DDP: Tell us more about this initiative, Minds In Motion (MIM).
BB: In connection with the professional company celebrating its 10 year anniversary in 1994, Stoner wanted to give back to the community that had generously supported us over those 10 years, by creating a community engagement program for school students that might not have the interest or inclination to be exposed to dance education. While she could have gone the route of creating a new Swan Lake, Sleeping Beauty, etc. for the Richmond community to celebrate this milestone, her desire to provide quality dance education to a diverse population, was, and still is, a true testament to her wanting to create a company that was truly unique in its culture. She researched several programs around the country and decided to model ours after the National Dance Institute, founded by Jacques d’Amboise.
Personally, deciding to retire from the professional company to start a new program was not an easy decision, but now looking back at the impact MIM has had on so many students, I know it was one of the best decisions I could have made. While it is the piece de resistance to find an Ira White, who started dancing as a MIM 4th grader and is now a professional dancer with our company, it is just as rewarding to hear from the parents of students that tell me that MIM has given their children confidence and pride in other aspects of their lives.
It’s not often that you know you have made a difference in someone’s life, but I know Richmond Ballet and MIM has had such a positive impact on so many children over the past 25 years. And now with our MIM Israel program in its 10th year, the positive impact we are having bringing two diverse populations (Jewish-Israeli and Arab-Israeli) together for a unique, shared experience, is quite remarkable and relatively unheard of in Israel.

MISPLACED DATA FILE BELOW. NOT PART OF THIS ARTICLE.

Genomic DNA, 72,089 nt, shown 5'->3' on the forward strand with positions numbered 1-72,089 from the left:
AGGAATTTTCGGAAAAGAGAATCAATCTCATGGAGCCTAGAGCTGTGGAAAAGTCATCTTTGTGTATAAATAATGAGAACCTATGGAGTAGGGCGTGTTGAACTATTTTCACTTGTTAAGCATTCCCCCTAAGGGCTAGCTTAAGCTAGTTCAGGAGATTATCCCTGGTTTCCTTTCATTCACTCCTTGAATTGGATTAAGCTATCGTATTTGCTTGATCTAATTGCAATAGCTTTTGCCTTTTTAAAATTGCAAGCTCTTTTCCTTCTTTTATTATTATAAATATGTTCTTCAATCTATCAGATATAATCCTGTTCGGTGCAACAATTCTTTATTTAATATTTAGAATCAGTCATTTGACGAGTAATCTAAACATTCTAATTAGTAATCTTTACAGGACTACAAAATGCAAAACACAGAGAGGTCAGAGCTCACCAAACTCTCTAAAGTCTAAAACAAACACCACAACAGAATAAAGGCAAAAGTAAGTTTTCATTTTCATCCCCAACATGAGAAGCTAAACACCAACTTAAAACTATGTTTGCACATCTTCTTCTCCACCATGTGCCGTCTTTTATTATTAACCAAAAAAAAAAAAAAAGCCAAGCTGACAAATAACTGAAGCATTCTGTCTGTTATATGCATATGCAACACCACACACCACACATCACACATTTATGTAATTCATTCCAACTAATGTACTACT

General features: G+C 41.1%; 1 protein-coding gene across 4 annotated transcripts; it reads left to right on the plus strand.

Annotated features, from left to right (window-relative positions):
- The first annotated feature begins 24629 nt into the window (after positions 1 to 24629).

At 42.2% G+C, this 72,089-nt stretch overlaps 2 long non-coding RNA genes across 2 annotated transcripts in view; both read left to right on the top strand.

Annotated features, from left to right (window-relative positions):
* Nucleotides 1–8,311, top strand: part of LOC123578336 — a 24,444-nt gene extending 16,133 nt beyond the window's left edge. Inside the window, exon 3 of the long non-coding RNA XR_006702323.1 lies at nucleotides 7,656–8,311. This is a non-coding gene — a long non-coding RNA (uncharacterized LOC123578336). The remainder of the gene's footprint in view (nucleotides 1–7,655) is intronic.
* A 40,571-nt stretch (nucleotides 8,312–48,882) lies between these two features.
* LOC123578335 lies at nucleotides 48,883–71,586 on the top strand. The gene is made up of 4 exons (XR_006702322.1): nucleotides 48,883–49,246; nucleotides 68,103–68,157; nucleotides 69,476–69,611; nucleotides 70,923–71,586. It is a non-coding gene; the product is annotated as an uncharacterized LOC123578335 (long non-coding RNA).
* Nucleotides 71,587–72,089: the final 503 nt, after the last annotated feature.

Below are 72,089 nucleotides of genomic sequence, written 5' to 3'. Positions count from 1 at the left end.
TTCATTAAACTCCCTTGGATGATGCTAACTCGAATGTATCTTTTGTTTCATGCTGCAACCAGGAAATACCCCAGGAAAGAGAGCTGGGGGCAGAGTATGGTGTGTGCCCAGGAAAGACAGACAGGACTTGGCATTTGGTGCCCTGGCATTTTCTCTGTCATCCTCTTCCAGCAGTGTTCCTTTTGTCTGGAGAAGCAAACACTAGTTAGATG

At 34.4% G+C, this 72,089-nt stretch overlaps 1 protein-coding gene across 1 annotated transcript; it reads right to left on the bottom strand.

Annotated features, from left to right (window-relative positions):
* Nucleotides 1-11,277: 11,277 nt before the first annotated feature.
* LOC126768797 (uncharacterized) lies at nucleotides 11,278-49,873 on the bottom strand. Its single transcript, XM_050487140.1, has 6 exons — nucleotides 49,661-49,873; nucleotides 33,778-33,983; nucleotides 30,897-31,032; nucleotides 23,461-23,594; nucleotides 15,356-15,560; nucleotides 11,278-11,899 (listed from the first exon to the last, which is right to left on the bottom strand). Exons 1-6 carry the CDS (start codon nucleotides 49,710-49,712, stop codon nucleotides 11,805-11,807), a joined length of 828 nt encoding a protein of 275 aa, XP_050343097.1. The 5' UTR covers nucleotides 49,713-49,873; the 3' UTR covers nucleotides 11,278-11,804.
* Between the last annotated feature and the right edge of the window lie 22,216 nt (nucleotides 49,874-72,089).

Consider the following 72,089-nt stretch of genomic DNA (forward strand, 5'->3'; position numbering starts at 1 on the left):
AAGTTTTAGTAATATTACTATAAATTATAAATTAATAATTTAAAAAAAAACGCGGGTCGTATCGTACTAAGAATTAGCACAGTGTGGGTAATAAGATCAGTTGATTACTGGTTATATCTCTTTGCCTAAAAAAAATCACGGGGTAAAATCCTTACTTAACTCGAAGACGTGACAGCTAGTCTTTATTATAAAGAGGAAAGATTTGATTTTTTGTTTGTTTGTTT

Learn more about Minds In Motion here.
DDP: It seems like community is something that comes up again and again when talking about Richmond Ballet. Your vision statement mentions it multiple times, saying, “Through the work of Richmond Ballet, this community will continue to move towards one that universally respects the value of human life, both physical and emotional; the power of cooperation and mutual respect; the work ethic and discipline required to achieve anything truly meaningful; and the joy of existing in a compassionate community.” Have you seen your community in Richmond change over the years as a result of ballet’s presence?
SW: I like to think that the ballet has been a positive influence in dramatic changes in Richmond. Big issues in our community have been and continue to be racial tension, quality of public schools, and the decay of the city’s downtown, and I believe we have been an instrumental force in helping all three.
In terms of racial equity, we have always had a dancer population in our school and company that looks like the faces in our community. We are also excited to be celebrating 25 years of MIM, reaching 4th graders in 20 Richmond area schools, and we have had three company members who are alums of MIM. We moved downtown to our Canal Street location in the year 2000 and have maintained an entire city block of real estate ever since. Downtown Richmond has changed dramatically over the past 20 years and I am certain that our 135 faculty and staff, along with our 900 students and their families, coming in and out of the building every week, have been a positive force in that change.
Also, I feel that every time we take the stage with our mission to “uplift and awaken the human spirit” that we present an oasis which we hope gives a vision of the kind of world that Richmond, and the rest of the planet, can be when good human beings come together and work for the common good.
DDP: What additional programming and innovation can you as a company deliver to the community?
BB: We recently made a commitment to focusing more intently on transitioning students that we teach in our MIM program to more formalized ballet training in the School of Richmond Ballet. This required more studios, so we recently dedicated over $2 million to expanding our basement into 3 additional ground floor dance studios. This has enabled us to provide ballet training to a more diverse population, thereby directly affecting diversity, inclusion and equity for years to come.
DDP: What are your aspirations for the company in years to come?
BB: The company’s artistic standards have risen to such a high level, that we have now turned our focus to enhancing the administrative team. Like most organizations our creative goals are not always within the means of available resources and staffing. We will continue to attract exceptional and creative leaders on our administrative teams, in order to provide the necessary support for the future growth of the organization.
DDP: Choreographers from around the world regularly submit their work to be featured by the company. What do you look for in a choreographer for Richmond Ballet? Has that vision changed overtime?